Here's a really simple technique for managing short-term to-do lists in Emacs with outline-mode.

I start the day by creating a new to-do flie in outline-mode. I use different outline levels to keep tasks organized by area. Since I have font-lock-mode enabled by default, all of my tasks end up in various colors. When I complete a task, I simply prepend a space to that line in the file. As Emacs no longer considers the line an outline heading, it loses its highlighting, thus marking the task done.

For instance, here's what today's to-do list looked like at some point this afternoon:


There are certainly more featureful ways to manage your to-do items, but this is an exceptionally simple method for handling more ad-hoc tasks that come up during the day's Emacsing.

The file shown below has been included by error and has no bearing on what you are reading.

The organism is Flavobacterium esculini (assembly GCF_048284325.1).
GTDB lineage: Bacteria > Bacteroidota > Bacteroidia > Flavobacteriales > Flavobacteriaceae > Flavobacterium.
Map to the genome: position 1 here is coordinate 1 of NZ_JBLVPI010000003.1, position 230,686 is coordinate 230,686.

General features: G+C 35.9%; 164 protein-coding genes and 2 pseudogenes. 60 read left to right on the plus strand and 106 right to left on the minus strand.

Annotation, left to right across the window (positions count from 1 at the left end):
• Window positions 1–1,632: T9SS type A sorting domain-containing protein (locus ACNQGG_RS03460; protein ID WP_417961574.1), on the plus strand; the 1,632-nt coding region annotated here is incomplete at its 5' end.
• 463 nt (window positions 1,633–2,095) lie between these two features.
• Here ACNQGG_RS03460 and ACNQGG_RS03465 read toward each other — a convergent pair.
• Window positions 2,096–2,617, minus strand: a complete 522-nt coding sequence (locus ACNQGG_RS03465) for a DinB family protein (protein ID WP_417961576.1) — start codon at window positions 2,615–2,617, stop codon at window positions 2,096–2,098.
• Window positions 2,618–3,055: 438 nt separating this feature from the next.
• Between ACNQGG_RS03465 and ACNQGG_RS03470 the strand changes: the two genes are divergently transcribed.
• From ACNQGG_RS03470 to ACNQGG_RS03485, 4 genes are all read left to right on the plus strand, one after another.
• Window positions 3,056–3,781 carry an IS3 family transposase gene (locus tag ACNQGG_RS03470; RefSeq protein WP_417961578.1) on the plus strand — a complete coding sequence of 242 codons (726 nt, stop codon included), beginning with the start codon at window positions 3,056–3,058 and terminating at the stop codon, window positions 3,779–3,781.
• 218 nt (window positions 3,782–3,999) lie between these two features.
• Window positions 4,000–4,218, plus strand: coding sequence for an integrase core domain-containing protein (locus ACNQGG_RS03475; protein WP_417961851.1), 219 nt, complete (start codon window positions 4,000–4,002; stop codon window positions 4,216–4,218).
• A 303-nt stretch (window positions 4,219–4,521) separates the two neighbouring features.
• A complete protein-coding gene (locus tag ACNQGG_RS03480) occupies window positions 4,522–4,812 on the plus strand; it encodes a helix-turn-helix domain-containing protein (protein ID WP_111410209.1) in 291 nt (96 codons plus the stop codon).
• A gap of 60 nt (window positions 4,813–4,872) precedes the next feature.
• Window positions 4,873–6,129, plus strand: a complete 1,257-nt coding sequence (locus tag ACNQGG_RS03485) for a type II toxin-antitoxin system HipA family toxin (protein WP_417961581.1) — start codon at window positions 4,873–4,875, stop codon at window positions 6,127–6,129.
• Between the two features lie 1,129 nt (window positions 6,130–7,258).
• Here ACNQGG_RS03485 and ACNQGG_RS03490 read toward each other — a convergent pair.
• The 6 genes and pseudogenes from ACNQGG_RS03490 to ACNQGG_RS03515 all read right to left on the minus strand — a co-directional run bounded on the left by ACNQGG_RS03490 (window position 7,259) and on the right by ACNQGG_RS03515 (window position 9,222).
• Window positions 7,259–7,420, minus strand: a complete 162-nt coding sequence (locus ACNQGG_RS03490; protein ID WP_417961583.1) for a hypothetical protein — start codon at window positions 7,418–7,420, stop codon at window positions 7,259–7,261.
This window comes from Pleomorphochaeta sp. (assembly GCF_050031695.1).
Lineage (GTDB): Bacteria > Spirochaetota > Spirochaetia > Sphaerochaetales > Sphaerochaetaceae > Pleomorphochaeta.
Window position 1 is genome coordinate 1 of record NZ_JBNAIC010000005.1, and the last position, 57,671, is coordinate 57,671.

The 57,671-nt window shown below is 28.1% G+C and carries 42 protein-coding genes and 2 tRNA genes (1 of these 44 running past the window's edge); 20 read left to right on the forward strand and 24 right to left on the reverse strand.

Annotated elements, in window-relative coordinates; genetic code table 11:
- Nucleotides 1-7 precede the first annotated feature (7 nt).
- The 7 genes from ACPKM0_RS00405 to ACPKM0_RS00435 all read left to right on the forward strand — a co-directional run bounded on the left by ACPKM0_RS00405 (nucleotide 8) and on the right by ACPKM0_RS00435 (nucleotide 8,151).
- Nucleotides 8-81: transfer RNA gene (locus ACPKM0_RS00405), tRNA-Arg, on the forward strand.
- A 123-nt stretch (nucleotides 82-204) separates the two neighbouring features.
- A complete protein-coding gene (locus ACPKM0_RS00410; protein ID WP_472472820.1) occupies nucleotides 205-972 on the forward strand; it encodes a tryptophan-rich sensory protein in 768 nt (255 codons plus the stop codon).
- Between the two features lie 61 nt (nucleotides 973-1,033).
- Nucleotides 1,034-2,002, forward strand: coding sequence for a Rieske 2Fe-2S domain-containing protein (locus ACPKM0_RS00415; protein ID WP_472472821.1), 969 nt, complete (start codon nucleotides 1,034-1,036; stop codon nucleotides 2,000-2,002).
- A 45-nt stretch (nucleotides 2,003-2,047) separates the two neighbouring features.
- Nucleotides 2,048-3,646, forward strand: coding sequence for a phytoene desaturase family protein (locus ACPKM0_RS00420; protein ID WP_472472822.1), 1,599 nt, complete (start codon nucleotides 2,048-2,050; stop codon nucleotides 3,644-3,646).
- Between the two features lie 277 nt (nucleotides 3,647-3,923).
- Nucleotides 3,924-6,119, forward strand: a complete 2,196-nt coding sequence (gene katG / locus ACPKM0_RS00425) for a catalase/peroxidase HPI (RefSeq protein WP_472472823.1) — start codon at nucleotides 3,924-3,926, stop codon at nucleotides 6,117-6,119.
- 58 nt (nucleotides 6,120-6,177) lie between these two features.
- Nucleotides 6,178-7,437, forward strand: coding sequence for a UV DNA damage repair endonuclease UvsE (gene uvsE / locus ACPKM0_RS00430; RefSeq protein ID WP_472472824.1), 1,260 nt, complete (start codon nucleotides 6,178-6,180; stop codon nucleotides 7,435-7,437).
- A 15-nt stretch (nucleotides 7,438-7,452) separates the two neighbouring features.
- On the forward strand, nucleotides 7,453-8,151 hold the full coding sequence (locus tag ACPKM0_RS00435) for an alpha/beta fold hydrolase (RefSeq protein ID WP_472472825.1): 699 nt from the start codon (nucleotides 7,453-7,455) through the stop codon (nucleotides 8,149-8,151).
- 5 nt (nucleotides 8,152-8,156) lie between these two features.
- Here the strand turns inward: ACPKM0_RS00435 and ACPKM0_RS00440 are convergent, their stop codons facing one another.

1. There may certainly be more featureful ways to manage to-do items, but only this bumped up my productivity significantly. Thank you so much for sharing it.

    I use it with this variation: I write task titles without a bullet (so they remain gray), then list task parts with bullets, where bullet levels don't describe a task-subtask-subsubtask relationship but a priority. "Urgent" tasks get three bullets, "to do next" tasks get two, "to do later" get one. This is convenient with the default outline-mode face colors (at least in the terminal) where a three-bullets item is displayed in a bold cyan that jumps right at my eyes, and finding the next important thing to do in a long list is a matter of `C-s *** RET'. Then I just prepend a space to the line as you describe when the task is completed.

    (Also thanks for mentioning MozRepl.)

    hyperstruct, 1 May 2006